The map displayed above is a basic description of food access points in Newtown, Sarasota. The geographic parameters of the surveyed area are Myrtle street northbound, 10th street southbound, Washington boulevard eastbound, and US 41 westbound. Within these boundaries, I plotted all food locations and sorted them into six distinct categories: large grocery stores, small grocery stores, specialty grocery stores, restaurants, gardens, and hunger relief. To clarify, the specialty stores are two Asian markets and one Hispanic market, and hunger relief locations distribute free or substantially discounted food. Once I collected this data, Laurel Corrao at the SCOPE office helped me plot the locations over census data as a map. The shaded areas of the map represent the percentages of households that do not own a vehicle for transportation. As the map shows, approximately one in five or six households in the brown shaded area surrounding Martin Luther King Jr. Way do not have a private vehicle. In the remaining area of Newtown one in twenty to one in one hundred households do not have a vehicle, a significantly smaller amount.
The goal of plotting this information was to show what food is available in Newtown and the accessibility of food locations. I gathered this information for my senior thesis at New College of Florida, concentrating on cultural anthropology. The goal of my thesis is to better understand food accessibility and community improvement efforts in the North Sarasota area. As the map indicates, many households in this area do not have a vehicle. Therefore, it is more likely that members of these households will purchase food that is in close proximity to their houses. Understanding what types of food are available in the radius around them will shed light on the potential barriers to health improvements in this low-income neighborhood.
A healthy diet is crucial for a healthy body. The types of foods we eat influence rates of chronic illness, such as mental illness, heart disease, obesity, and diabetes. After creating this map, I surveyed the varieties of food sold in each of the grocery stores in search of healthy food. The two large groceries, Publix and Walmart Neighborhood Market, have a wide variety of fresh and processed foods. The specialty markets have some fresh produce, fish, and meat as well as specialty processed foods. The small groceries, which are the most accessible in the low-transportation area, are almost exclusively processed foods. Some small groceries, such as Orange Grocery and Janie’s Garden Market, feature a limited variety of fresh, frozen, and canned produce as well as fresh meats and a wider variety of grain choices. However, most of the small groceries, such as Moore’s Grocery, Express Grocery, and Dread Market, focus on snacks, alcohol, and soft drinks while stocking very few other items. The other items that could be considered in the realm of fresh or healthy food were incredibly limited and repeated throughout the stores, such as canned Vienna sausage, whole milk, sugary cereals, white bread, and American cheese product slices. I also noticed these grocery items have higher prices at the small stores than they do at the major supermarket chains. When I asked the store clerks how the decision is made as to what items are stocked, they insisted that the processed foods they sell are what people in the area want to buy. Some even said attempts to buy fresh food left groceries rotting on store shelves.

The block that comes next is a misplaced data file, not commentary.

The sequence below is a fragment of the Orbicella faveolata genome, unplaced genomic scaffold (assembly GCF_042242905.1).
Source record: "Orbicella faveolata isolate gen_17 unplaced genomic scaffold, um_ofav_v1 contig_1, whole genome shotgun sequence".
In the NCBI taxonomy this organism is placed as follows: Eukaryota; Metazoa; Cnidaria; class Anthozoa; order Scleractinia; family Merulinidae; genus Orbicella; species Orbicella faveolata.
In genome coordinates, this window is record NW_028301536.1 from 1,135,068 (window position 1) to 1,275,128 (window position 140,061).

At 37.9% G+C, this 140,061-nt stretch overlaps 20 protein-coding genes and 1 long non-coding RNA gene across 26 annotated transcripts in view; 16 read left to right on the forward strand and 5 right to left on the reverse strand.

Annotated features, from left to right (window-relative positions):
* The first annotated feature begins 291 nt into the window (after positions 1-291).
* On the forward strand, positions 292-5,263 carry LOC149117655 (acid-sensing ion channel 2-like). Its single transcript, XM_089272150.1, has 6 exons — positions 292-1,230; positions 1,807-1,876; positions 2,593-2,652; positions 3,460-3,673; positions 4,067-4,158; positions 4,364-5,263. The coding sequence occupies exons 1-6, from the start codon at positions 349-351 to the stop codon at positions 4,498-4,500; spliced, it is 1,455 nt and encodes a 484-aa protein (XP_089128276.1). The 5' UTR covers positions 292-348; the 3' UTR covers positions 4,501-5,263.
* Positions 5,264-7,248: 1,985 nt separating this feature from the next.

While nearby stores may lack wholesome products, All Faiths Food Bank supplies several local partners in Newtown with food for distribution. As a non-profit, the food bank does not have to provide based on customer demand. They can choose to supply healthier foods and do their best to stimulate local interest in healthy eating. Churches and other community organizations, such as Dollar Dynasty, receive shipments from All Faiths and distribute them in the Newtown community. This past year, All Faiths began a mobile market, “Sprout”, the delivers fresh produce to areas in need. Customers of the market get fresh produce and educational materials on a fit diet.
Overall, the food selection available in this area is concerning. Junk foods that are linked to chronic health problems are far more readily available than fresh foods. The lack of transportation in the central area of Newtown implies that certain households are limited to what is available in their immediate vicinity. Going forward, it is important to understand food availability issues if we hope to improve community health. I think that increasing the amount of fresh, healthy food available in Newtown has the potential to structurally improve health conditions in this low-income area. While education programs and donation services are helpful approaches to health problems, I believe that permanent changes to businesses have more potential to improve what people eat, in turn increasing their health over their lifetime. Increasing affordable public transportation is another way we can increase health in the long-term, as increased transportation will increase food accessibility. Based on this data, my future recommendation is to explore options whereby the local government and foundations could incentivize small grocery store owners to increase their stock of fresh foods. As a city and as a community, it is our responsibility to plant the seeds of change in the present if we hope to see blossoms in our future.
Thank you again to the team at SCOPE, especially Ms. Corrao, for working with me so closely on this project.